During the reporting period, there were numerous attacks on members of nontraditional religions, especially Jehovah's Witnesses. Often mobs of supporters of Mkalavishvili and M.P. Sharadze threatened and physically abused members at meetings for worship, prevented such meetings, and destroyed religious literature and property, such as the private homes where the meetings often took place. During the period covered by this report, Basilists continued to harass several families of Jehovah's Witnesses, demanding that they stop holding meetings in their homes. Because of the continuing violence, the Jehovah's Witnesses have refrained from public meetings in favor of gatherings in private homes. Authorities rarely investigated the perpetrators, even if the victims filed criminal complaints.

On January 24, a mob led by Mkalavishvili blocked the Baptist Cathedral in Tbilisi to prevent an ecumenical prayer service to which foreign diplomats had been invited. The mob damaged the building, seized and destroyed literature, and assaulted several participants. The police intervened to prevent further violence but did nothing to protect the property or allow the congregation to enter. On March 14, the ecumenical service was held without incident. President Shevardnadze attended, along with government officials and the diplomatic community, and made a statement on the importance of protecting religious freedom.

On May 4, a mob led by M.P. Sharadze blocked the road to Gori and prevented a planned meeting of Jehovah's Witnesses. Police had previously urged the Jehovah's Witnesses to cancel the meeting and did not intervene to provide freedom of movement.

On June 8, an ultra-Orthodox mob blocked the street in front of the Pentecostal minister's house where services are conducted and refused to let parishioners through. Church members were threatened with violence. Police were present but did not allow the parishioners to enter the street. The mob continued to maintain this blockade at the end of the reporting period.

On June 15, a Baptist Church in Akhalsopheli was burned down in an apparent arson incident. Although an investigation was requested, it had not begun at the end of the reporting period. On June 22, attendees of a special service held in the burned Church included Minister of Internal Affairs, Secretary of the National Security Council, and foreign ambassadors.

In August 2002, a mob burned a Jehovah's Witnesses meeting site in Kaspi, destroying literature and property. Ultra-Orthodox extremists from the Jvari group, assisted by M.P. Sharadze, blocked the road and prevented the congress from taking place. Authorities were notified but did nothing to provide protection for the members of the Jehovah's Witnesses, and police actively colluded with the attackers.

On September 24, 2002, a mob armed with sticks and bottles attacked a True Orthodox parish in Shemokmedi, injuring several parishioners and damaging a building.

In late September 2002, mobs beat members and destroyed literature at meetings of Jehovah's Witnesses in separate attacks throughout the country. On September 26, 2002, an armed mob, which according to eyewitnesses was led by the local mayor, attacked a Jehovah's Witnesses' gathering in Napareuli. One member was beaten unconscious, religious literature was destroyed, and the home was ransacked. In each case, local police declined to intervene and no action was taken on the criminal complaints that victims filed.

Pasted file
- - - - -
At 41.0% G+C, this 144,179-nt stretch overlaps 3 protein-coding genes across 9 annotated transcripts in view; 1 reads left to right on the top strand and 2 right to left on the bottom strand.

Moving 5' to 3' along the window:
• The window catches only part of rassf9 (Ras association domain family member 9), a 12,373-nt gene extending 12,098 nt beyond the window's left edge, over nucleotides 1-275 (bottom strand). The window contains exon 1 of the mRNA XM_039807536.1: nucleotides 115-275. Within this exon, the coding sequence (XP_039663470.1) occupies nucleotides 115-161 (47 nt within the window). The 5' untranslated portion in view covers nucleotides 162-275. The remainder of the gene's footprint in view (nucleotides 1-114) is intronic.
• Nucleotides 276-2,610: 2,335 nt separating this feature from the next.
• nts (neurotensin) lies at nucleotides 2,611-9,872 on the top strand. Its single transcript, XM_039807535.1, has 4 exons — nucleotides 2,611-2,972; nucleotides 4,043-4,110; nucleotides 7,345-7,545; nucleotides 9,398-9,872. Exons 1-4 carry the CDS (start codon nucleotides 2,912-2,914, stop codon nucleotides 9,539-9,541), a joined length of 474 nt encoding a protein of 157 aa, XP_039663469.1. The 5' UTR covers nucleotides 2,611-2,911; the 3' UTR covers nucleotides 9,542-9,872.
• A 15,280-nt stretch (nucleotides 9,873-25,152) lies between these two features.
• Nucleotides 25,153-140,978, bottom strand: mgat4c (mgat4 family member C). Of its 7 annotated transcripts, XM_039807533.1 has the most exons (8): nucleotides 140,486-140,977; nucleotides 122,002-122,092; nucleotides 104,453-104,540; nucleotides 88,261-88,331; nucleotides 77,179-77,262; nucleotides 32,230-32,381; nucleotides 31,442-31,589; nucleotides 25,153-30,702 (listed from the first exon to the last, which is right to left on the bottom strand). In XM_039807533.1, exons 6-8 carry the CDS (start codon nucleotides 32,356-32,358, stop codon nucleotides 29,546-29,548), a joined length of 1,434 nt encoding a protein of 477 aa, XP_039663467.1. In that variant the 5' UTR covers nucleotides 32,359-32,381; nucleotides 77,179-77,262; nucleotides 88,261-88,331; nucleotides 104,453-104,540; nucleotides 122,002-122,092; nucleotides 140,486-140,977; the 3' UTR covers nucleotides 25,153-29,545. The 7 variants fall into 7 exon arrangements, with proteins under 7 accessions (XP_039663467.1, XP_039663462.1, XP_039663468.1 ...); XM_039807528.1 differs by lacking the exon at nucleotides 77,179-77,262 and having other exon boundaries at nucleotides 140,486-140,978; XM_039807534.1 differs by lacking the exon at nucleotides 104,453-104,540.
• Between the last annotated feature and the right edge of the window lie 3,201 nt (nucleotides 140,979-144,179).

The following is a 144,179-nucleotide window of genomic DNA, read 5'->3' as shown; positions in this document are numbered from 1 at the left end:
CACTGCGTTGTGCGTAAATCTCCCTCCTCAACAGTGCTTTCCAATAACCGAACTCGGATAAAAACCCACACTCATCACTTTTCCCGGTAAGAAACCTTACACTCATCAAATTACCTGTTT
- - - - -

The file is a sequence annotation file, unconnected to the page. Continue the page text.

On October 7, 2002, a follower of Mkalavishvili attacked a member of the Jehovah's Witnesses on the street in Tbilisi. The police took the victim to the police sub-station and began to verbally and physically abuse him and allowed his attacker to beat him in their presence.

On November 18, 2002, during the trial of Mkalavishvili, a mob of his supporters threatened and physically expelled from the courtroom a reporter from Radio Free Liberty/Radio Europe who was covering the proceedings and verbally threatened an observer from a foreign embassy. Police were present in the court but did not intervene.

An investigation into the results of the Basilists' attack on a September 2000 Congress of Jehovah's Witnesses in Marneuli remained ongoing at the end of the period covered by this report.

Customs and police officials sometimes seized literature of nontraditional religions, particularly Jehovah's Witnesses. On January 8, a shipment of Jehovah's Witnesses literature was seized at the Natakhtari police station and was released 10 days later. On March 10 and April 10, Customs in Poti seized a shipment of Jehovah's Witnesses' literature on the grounds that the organization's registration had been revoked and it could not legally import literature. On December 6, 2002, police stopped a truck belonging to the Jehovah's Witnesses transporting a shipment of literature and held the truck until the arrival of Mkalavishvili and his supporters, who assaulted the driver and stole his documents. Police did not intervene and impounded the truck and shipment. On December 12, after the intervention of a foreign embassy, police released the materials to the Jehovah's Witnesses.

Regular and reliable information regarding the separatist controlled "Republic of Abkhazia," which no country recognizes and over which the Government of Georgia does not exercise control, is difficult to obtain. A 1995 decree by the Abkhaz "President," Vladislav Ardzinba, that banned Jehovah's Witnesses in Abkhazia remains in effect. A number of members of Jehovah's Witnesses have been detained in the last few years; however, according to a representative of Jehovah's Witnesses, none were in detention at the end of the period covered by this report.